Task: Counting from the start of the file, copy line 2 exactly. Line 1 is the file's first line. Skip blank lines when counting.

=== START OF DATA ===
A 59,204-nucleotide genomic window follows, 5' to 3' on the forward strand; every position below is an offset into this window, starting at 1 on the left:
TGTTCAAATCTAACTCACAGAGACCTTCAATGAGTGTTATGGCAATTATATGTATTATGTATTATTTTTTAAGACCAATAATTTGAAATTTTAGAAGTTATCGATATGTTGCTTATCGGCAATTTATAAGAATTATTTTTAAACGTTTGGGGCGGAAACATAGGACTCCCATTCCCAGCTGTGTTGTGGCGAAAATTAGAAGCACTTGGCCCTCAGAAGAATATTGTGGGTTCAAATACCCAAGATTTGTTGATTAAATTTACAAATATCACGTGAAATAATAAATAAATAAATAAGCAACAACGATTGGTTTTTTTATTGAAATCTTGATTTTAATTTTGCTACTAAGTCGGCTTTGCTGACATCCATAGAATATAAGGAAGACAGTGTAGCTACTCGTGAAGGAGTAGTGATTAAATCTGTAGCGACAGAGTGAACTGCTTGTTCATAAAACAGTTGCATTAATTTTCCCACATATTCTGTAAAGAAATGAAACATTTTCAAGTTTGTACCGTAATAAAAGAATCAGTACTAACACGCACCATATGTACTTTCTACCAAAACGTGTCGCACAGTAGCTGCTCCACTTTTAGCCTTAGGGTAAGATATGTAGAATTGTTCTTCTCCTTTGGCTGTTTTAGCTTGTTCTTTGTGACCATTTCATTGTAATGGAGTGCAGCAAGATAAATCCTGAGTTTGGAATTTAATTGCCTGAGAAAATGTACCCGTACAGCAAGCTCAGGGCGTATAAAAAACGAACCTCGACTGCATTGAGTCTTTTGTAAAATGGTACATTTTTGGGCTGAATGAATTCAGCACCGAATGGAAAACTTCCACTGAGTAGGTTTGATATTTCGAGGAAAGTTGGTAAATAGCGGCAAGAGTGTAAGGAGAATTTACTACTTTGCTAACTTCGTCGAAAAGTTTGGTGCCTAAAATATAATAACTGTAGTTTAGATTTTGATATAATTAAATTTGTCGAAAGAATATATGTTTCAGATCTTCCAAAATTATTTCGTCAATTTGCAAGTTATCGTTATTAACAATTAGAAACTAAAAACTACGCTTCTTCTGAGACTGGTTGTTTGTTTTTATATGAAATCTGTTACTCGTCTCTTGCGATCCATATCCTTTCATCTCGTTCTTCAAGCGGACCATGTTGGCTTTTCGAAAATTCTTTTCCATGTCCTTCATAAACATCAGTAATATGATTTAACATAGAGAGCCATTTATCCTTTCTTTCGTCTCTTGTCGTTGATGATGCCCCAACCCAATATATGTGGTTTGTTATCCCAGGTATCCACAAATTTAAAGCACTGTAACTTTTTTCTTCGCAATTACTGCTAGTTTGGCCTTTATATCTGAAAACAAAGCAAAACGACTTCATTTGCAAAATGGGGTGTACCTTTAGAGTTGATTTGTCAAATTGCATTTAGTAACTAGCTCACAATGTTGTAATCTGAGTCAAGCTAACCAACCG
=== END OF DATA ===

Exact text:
TGTTCAAATCTAACTCACAGAGACCTTCAATGAGTGTTATGGCAATTATATGTATTATGTATTATTTTTTAAGACCAATAATTTGAAATTTTAGAAGTTATCGATATGTTGCTTATCGGCAATTTATAAGAATTATTTTTAAACGTTTGGGGCGGAAACATAGGACTCCCATTCCCAGCTGTGTTGTGGCGAAAATTAGAAGCACTTGGCCCTCAGAAGAATATTGTGGGTTCAAATACCCAAGATTTGTTGATTAAATTTACAAATATCACGTGAAATAATAAATAAATAAATAAGCAACAACGATTGGTTTTTTTATTGAAATCTTGATTTTAATTTTGCTACTAAGTCGGCTTTGCTGACATCCATAGAATATAAGGAAGACAGTGTAGCTACTCGTGAAGGAGTAGTGATTAAATCTGTAGCGACAGAGTGAACTGCTTGTTCATAAAACAGTTGCATTAATTTTCCCACATATTCTGTAAAGAAATGAAACATTTTCAAGTTTGTACCGTAATAAAAGAATCAGTACTAACACGCACCATATGTACTTTCTACCAAAACGTGTCGCACAGTAGCTGCTCCACTTTTAGCCTTAGGGTAAGATATGTAGAATTGTTCTTCTCCTTTGGCTGTTTTAGCTTGTTCTTTGTGACCATTTCATTGTAATGGAGTGCAGCAAGATAAATCCTGAGTTTGGAATTTAATTGCCTGAGAAAATGTACCCGTACAGCAAGCTCAGGGCGTATAAAAAACGAACCTCGACTGCATTGAGTCTTTTGTAAAATGGTACATTTTTGGGCTGAATGAATTCAGCACCGAATGGAAAACTTCCACTGAGTAGGTTTGATATTTCGAGGAAAGTTGGTAAATAGCGGCAAGAGTGTAAGGAGAATTTACTACTTTGCTAACTTCGTCGAAAAGTTTGGTGCCTAAAATATAATAACTGTAGTTTAGATTTTGATATAATTAAATTTGTCGAAAGAATATATGTTTCAGATCTTCCAAAATTATTTCGTCAATTTGCAAGTTATCGTTATTAACAATTAGAAACTAAAAACTACGCTTCTTCTGAGACTGGTTGTTTGTTTTTATATGAAATCTGTTACTCGTCTCTTGCGATCCATATCCTTTCATCTCGTTCTTCAAGCGGACCATGTTGGCTTTTCGAAAATTCTTTTCCATGTCCTTCATAAACATCAGTAATATGATTTAACATAGAGAGCCATTTATCCTTTCTTTCGTCTCTTGTCGTTGATGATGCCCCAACCCAATATATGTGGTTTGTTATCCCAGGTATCCACAAATTTAAAGCACTGTAACTTTTTTCTTCGCAATTACTGCTAGTTTGGCCTTTATATCTGAAAACAAAGCAAAACGACTTCATTTGCAAAATGGGGTGTACCTTTAGAGTTGATTTGTCAAATTGCATTTAGTAACTAGCTCACAATGTTGTAATCTGAGTCAAGCTAACCAACCG